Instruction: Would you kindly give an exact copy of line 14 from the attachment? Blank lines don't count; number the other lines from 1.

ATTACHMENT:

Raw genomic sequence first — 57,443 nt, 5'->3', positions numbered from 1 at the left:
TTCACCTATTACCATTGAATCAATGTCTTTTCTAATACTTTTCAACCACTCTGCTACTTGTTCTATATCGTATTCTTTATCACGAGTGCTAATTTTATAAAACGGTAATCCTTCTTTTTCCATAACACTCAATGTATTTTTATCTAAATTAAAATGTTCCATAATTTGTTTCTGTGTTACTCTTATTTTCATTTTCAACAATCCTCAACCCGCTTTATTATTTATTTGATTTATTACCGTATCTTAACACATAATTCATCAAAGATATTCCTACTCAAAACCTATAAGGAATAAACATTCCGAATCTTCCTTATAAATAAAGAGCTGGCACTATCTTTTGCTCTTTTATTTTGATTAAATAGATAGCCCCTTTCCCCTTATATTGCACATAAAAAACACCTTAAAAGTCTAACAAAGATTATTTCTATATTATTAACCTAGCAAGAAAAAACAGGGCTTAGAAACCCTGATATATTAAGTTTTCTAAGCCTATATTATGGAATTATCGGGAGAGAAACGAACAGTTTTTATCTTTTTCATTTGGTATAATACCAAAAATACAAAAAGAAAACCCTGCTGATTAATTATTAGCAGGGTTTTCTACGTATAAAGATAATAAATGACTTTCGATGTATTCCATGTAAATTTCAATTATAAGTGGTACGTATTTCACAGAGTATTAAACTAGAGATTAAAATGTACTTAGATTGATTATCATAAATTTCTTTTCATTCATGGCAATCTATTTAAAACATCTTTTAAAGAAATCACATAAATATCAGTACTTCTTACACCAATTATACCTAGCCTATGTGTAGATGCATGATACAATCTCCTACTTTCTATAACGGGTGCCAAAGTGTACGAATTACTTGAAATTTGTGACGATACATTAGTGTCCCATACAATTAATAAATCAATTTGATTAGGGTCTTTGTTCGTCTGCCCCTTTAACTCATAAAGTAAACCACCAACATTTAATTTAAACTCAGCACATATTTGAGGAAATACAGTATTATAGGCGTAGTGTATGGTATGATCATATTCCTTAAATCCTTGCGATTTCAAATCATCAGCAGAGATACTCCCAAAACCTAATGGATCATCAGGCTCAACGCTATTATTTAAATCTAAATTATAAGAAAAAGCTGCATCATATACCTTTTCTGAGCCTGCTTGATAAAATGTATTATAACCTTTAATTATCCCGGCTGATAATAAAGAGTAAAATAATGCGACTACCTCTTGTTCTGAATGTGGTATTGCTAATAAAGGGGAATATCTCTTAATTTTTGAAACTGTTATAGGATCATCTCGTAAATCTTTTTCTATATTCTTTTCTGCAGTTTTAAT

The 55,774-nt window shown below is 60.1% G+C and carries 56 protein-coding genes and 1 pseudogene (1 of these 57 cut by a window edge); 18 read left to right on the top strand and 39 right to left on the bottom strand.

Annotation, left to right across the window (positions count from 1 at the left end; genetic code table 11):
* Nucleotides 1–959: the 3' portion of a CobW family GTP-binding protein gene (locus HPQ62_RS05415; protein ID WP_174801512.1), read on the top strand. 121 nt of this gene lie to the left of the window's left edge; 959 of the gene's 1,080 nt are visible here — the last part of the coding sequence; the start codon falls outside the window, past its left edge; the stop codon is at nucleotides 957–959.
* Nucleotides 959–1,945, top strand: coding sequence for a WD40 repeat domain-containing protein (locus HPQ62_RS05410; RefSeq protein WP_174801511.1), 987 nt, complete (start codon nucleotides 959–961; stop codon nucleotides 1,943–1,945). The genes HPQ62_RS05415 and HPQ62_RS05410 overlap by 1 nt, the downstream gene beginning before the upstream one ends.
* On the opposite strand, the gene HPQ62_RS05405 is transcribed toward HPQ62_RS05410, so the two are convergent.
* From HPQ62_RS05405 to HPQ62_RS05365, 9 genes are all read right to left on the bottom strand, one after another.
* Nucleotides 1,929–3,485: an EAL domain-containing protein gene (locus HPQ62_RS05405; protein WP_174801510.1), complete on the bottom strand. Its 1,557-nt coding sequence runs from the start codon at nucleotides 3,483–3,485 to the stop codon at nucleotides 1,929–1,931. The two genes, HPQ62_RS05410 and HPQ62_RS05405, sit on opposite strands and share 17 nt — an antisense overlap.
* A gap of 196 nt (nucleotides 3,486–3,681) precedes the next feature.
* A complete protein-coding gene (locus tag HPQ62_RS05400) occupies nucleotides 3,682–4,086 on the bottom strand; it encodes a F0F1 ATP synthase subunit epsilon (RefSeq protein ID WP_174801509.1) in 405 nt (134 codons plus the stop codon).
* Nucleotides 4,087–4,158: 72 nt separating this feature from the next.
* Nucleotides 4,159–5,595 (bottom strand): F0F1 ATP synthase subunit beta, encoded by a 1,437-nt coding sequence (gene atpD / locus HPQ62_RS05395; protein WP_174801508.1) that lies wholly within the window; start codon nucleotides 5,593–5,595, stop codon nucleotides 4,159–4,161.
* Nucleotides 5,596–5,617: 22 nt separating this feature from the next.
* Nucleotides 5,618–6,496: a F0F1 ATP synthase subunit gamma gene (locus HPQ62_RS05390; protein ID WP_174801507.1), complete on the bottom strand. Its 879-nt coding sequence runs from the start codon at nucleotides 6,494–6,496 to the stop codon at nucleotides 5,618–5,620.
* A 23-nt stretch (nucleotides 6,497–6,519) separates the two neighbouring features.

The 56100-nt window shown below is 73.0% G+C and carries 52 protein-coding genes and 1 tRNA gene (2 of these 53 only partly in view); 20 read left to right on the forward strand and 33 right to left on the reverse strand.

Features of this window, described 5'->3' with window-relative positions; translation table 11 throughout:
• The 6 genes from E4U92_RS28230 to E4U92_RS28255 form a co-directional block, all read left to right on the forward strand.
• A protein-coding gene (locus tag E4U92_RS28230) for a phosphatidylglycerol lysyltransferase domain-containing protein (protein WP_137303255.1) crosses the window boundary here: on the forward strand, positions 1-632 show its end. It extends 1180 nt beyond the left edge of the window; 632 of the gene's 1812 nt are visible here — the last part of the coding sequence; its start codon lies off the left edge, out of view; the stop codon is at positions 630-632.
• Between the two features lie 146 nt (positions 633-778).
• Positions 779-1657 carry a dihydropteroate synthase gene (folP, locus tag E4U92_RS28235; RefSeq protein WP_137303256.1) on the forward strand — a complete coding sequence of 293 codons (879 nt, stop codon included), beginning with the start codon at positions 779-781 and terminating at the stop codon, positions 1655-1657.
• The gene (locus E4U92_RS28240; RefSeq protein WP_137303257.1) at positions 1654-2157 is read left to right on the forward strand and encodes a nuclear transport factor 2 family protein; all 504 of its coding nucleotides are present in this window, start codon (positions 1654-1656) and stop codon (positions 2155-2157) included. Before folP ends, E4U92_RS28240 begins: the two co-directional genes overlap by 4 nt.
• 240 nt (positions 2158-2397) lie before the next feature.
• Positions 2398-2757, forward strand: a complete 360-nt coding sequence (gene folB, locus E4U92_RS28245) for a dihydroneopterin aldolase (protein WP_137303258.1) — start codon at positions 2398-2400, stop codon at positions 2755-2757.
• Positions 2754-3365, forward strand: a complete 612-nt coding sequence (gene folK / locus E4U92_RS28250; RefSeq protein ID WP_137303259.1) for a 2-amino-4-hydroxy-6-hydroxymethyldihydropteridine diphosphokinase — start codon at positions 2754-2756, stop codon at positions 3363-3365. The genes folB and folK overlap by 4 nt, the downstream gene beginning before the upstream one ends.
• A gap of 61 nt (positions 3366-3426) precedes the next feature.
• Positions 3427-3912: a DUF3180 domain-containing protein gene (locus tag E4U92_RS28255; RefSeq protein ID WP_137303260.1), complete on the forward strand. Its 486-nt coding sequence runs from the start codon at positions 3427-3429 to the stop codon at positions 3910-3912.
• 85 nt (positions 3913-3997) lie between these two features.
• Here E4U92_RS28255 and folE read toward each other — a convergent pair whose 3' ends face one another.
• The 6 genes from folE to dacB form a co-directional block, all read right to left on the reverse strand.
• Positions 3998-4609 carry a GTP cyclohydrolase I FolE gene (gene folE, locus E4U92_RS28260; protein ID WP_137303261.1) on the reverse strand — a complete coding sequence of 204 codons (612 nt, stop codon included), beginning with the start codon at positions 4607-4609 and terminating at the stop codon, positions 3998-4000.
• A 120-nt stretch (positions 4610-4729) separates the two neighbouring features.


* Nucleotides 5,596–5,617: 22 nt separating this feature from the next.